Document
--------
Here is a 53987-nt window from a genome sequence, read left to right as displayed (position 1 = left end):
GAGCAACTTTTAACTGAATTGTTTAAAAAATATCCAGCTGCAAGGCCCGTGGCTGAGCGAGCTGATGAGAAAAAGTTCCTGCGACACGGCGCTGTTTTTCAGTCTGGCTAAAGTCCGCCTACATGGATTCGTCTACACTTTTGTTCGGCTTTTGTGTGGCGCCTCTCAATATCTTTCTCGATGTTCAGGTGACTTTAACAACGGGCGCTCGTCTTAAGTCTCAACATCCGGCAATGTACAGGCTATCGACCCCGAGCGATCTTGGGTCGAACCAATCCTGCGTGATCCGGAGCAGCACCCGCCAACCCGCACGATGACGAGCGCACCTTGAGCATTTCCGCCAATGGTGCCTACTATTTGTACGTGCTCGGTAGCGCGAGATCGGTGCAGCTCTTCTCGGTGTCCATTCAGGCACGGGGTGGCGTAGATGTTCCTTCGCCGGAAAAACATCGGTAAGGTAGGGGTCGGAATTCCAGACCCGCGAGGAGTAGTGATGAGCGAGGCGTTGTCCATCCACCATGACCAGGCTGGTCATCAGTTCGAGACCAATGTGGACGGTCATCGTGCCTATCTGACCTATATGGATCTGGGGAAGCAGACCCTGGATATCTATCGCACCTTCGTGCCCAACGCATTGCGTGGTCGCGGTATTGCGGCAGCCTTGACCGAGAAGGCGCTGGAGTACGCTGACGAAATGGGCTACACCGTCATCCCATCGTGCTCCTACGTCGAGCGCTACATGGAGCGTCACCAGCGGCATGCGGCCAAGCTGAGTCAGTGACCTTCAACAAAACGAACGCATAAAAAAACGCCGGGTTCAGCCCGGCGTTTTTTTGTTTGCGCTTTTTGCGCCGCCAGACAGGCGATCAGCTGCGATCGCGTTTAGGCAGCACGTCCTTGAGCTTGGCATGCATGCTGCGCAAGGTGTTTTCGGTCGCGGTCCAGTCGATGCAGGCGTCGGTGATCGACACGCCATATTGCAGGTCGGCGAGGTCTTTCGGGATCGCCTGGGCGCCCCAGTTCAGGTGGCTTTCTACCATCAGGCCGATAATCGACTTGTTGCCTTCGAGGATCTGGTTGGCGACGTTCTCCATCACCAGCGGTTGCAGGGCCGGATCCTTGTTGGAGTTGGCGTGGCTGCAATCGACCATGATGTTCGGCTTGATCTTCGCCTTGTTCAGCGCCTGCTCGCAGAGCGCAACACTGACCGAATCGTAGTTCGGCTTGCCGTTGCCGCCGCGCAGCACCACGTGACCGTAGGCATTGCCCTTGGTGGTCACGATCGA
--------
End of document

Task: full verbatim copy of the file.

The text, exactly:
Here is a 53987-nt window from a genome sequence, read left to right as displayed (position 1 = left end):
GAGCAACTTTTAACTGAATTGTTTAAAAAATATCCAGCTGCAAGGCCCGTGGCTGAGCGAGCTGATGAGAAAAAGTTCCTGCGACACGGCGCTGTTTTTCAGTCTGGCTAAAGTCCGCCTACATGGATTCGTCTACACTTTTGTTCGGCTTTTGTGTGGCGCCTCTCAATATCTTTCTCGATGTTCAGGTGACTTTAACAACGGGCGCTCGTCTTAAGTCTCAACATCCGGCAATGTACAGGCTATCGACCCCGAGCGATCTTGGGTCGAACCAATCCTGCGTGATCCGGAGCAGCACCCGCCAACCCGCACGATGACGAGCGCACCTTGAGCATTTCCGCCAATGGTGCCTACTATTTGTACGTGCTCGGTAGCGCGAGATCGGTGCAGCTCTTCTCGGTGTCCATTCAGGCACGGGGTGGCGTAGATGTTCCTTCGCCGGAAAAACATCGGTAAGGTAGGGGTCGGAATTCCAGACCCGCGAGGAGTAGTGATGAGCGAGGCGTTGTCCATCCACCATGACCAGGCTGGTCATCAGTTCGAGACCAATGTGGACGGTCATCGTGCCTATCTGACCTATATGGATCTGGGGAAGCAGACCCTGGATATCTATCGCACCTTCGTGCCCAACGCATTGCGTGGTCGCGGTATTGCGGCAGCCTTGACCGAGAAGGCGCTGGAGTACGCTGACGAAATGGGCTACACCGTCATCCCATCGTGCTCCTACGTCGAGCGCTACATGGAGCGTCACCAGCGGCATGCGGCCAAGCTGAGTCAGTGACCTTCAACAAAACGAACGCATAAAAAAACGCCGGGTTCAGCCCGGCGTTTTTTTGTTTGCGCTTTTTGCGCCGCCAGACAGGCGATCAGCTGCGATCGCGTTTAGGCAGCACGTCCTTGAGCTTGGCATGCATGCTGCGCAAGGTGTTTTCGGTCGCGGTCCAGTCGATGCAGGCGTCGGTGATCGACACGCCATATTGCAGGTCGGCGAGGTCTTTCGGGATCGCCTGGGCGCCCCAGTTCAGGTGGCTTTCTACCATCAGGCCGATAATCGACTTGTTGCCTTCGAGGATCTGGTTGGCGACGTTCTCCATCACCAGCGGTTGCAGGGCCGGATCCTTGTTGGAGTTGGCGTGGCTGCAATCGACCATGATGTTCGGCTTGATCTTCGCCTTGTTCAGCGCCTGCTCGCAGAGCGCAACACTGACCGAATCGTAGTTCGGCTTGCCGTTGCCGCCGCGCAGCACCACGTGACCGTAGGCATTGCCCTTGGTGGTCACGATCGA